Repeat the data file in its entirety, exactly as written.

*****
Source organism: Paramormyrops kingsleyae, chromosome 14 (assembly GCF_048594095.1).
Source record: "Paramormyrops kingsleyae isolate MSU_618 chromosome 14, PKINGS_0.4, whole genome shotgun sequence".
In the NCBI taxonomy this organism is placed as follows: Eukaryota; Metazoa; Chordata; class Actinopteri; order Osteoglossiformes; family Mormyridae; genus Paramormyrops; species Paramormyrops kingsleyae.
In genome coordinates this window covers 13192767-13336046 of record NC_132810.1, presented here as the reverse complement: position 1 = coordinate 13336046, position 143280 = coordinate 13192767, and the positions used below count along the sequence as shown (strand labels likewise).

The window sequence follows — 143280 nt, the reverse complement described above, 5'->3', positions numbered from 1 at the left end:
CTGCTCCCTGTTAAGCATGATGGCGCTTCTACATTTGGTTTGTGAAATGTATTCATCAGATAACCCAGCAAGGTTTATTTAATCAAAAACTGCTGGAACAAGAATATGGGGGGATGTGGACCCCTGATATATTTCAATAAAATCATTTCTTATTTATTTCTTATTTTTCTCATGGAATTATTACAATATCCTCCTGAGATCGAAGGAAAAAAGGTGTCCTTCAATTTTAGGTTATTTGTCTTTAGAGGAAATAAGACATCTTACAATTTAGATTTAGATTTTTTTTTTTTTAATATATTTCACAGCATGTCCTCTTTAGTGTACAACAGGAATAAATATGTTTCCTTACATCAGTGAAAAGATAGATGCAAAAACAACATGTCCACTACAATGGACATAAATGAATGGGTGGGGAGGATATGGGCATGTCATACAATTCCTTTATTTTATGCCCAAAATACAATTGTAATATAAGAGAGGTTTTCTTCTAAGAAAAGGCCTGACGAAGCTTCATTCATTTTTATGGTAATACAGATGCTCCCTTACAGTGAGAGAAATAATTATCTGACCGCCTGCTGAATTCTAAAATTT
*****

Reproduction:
Source organism: Paramormyrops kingsleyae, chromosome 14 (assembly GCF_048594095.1).
Source record: "Paramormyrops kingsleyae isolate MSU_618 chromosome 14, PKINGS_0.4, whole genome shotgun sequence".
In the NCBI taxonomy this organism is placed as follows: Eukaryota; Metazoa; Chordata; class Actinopteri; order Osteoglossiformes; family Mormyridae; genus Paramormyrops; species Paramormyrops kingsleyae.
In genome coordinates this window covers 13192767-13336046 of record NC_132810.1, presented here as the reverse complement: position 1 = coordinate 13336046, position 143280 = coordinate 13192767, and the positions used below count along the sequence as shown (strand labels likewise).

The window sequence follows — 143280 nt, the reverse complement described above, 5'->3', positions numbered from 1 at the left end:
CTGCTCCCTGTTAAGCATGATGGCGCTTCTACATTTGGTTTGTGAAATGTATTCATCAGATAACCCAGCAAGGTTTATTTAATCAAAAACTGCTGGAACAAGAATATGGGGGGATGTGGACCCCTGATATATTTCAATAAAATCATTTCTTATTTATTTCTTATTTTTCTCATGGAATTATTACAATATCCTCCTGAGATCGAAGGAAAAAAGGTGTCCTTCAATTTTAGGTTATTTGTCTTTAGAGGAAATAAGACATCTTACAATTTAGATTTAGATTTTTTTTTTTTTAATATATTTCACAGCATGTCCTCTTTAGTGTACAACAGGAATAAATATGTTTCCTTACATCAGTGAAAAGATAGATGCAAAAACAACATGTCCACTACAATGGACATAAATGAATGGGTGGGGAGGATATGGGCATGTCATACAATTCCTTTATTTTATGCCCAAAATACAATTGTAATATAAGAGAGGTTTTCTTCTAAGAAAAGGCCTGACGAAGCTTCATTCATTTTTATGGTAATACAGATGCTCCCTTACAGTGAGAGAAATAATTATCTGACCGCCTGCTGAATTCTAAAATTT